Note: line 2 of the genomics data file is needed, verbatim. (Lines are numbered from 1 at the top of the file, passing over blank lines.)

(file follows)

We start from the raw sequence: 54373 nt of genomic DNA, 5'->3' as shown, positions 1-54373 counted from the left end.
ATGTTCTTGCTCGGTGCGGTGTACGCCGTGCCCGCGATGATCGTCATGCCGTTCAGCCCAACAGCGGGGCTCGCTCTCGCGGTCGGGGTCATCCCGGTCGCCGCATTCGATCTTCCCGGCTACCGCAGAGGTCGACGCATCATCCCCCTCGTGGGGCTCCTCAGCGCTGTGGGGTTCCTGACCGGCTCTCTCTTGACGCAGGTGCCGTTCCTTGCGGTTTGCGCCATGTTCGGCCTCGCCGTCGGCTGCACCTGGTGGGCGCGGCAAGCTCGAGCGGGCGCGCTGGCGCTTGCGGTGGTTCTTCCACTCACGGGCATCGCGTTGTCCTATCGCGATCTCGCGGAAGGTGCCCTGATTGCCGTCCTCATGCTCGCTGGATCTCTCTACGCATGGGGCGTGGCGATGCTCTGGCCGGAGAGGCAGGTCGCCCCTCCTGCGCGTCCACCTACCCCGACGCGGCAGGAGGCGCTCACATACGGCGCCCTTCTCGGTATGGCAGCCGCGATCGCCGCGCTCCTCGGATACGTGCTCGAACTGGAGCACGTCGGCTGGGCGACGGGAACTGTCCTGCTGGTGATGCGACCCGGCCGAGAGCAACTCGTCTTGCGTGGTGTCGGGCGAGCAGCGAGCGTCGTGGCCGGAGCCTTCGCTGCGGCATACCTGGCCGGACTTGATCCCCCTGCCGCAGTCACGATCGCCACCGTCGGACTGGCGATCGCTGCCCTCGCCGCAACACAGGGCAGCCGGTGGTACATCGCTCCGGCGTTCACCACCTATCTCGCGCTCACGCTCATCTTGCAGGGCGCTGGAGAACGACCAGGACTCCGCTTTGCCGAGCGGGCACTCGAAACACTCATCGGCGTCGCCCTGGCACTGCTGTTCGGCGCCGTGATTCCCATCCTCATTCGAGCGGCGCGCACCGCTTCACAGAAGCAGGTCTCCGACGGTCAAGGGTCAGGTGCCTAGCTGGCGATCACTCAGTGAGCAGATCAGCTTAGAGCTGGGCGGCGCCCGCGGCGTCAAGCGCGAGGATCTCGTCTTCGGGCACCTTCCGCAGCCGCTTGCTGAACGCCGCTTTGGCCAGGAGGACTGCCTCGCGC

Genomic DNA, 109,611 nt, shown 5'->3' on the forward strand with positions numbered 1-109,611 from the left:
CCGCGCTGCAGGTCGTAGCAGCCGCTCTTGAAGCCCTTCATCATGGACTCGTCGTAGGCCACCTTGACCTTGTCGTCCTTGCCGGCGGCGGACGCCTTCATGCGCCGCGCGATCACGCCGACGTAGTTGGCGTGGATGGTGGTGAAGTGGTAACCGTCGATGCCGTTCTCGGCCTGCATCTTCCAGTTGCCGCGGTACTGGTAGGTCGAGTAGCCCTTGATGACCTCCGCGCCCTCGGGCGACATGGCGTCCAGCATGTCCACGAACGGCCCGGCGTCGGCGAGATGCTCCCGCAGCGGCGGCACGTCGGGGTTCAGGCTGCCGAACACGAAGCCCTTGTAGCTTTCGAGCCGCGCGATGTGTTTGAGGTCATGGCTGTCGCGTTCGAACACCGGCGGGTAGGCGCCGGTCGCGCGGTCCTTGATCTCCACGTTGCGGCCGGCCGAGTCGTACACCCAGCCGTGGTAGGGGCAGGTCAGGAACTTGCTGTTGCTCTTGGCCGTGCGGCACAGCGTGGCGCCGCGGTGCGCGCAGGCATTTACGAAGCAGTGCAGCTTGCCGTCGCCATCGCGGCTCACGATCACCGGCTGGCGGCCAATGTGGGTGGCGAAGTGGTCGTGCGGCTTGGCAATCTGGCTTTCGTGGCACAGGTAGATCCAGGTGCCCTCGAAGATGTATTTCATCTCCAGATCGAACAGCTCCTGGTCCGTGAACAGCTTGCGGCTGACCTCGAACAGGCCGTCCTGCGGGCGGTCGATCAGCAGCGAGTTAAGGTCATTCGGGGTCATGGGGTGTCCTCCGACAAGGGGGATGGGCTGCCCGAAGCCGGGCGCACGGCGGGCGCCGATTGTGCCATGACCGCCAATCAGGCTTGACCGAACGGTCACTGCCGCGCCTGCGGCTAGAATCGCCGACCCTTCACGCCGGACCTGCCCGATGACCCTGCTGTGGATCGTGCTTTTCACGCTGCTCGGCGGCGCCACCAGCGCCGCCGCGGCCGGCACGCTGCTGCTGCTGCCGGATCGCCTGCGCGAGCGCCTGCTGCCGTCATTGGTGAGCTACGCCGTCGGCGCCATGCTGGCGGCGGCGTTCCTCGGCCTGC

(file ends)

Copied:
ATGTTCTTGCTCGGTGCGGTGTACGCCGTGCCCGCGATGATCGTCATGCCGTTCAGCCCAACAGCGGGGCTCGCTCTCGCGGTCGGGGTCATCCCGGTCGCCGCATTCGATCTTCCCGGCTACCGCAGAGGTCGACGCATCATCCCCCTCGTGGGGCTCCTCAGCGCTGTGGGGTTCCTGACCGGCTCTCTCTTGACGCAGGTGCCGTTCCTTGCGGTTTGCGCCATGTTCGGCCTCGCCGTCGGCTGCACCTGGTGGGCGCGGCAAGCTCGAGCGGGCGCGCTGGCGCTTGCGGTGGTTCTTCCACTCACGGGCATCGCGTTGTCCTATCGCGATCTCGCGGAAGGTGCCCTGATTGCCGTCCTCATGCTCGCTGGATCTCTCTACGCATGGGGCGTGGCGATGCTCTGGCCGGAGAGGCAGGTCGCCCCTCCTGCGCGTCCACCTACCCCGACGCGGCAGGAGGCGCTCACATACGGCGCCCTTCTCGGTATGGCAGCCGCGATCGCCGCGCTCCTCGGATACGTGCTCGAACTGGAGCACGTCGGCTGGGCGACGGGAACTGTCCTGCTGGTGATGCGACCCGGCCGAGAGCAACTCGTCTTGCGTGGTGTCGGGCGAGCAGCGAGCGTCGTGGCCGGAGCCTTCGCTGCGGCATACCTGGCCGGACTTGATCCCCCTGCCGCAGTCACGATCGCCACCGTCGGACTGGCGATCGCTGCCCTCGCCGCAACACAGGGCAGCCGGTGGTACATCGCTCCGGCGTTCACCACCTATCTCGCGCTCACGCTCATCTTGCAGGGCGCTGGAGAACGACCAGGACTCCGCTTTGCCGAGCGGGCACTCGAAACACTCATCGGCGTCGCCCTGGCACTGCTGTTCGGCGCCGTGATTCCCATCCTCATTCGAGCGGCGCGCACCGCTTCACAGAAGCAGGTCTCCGACGGTCAAGGGTCAGGTGCCTAGCTGGCGATCACTCAGTGAGCAGATCAGCTTAGAGCTGGGCGGCGCCCGCGGCGTCAAGCGCGAGGATCTCGTCTTCGGGCACCTTCCGCAGCCGCTTGCTGAACGCCGCTTTGGCCAGGAGGACTGCCTCGCGC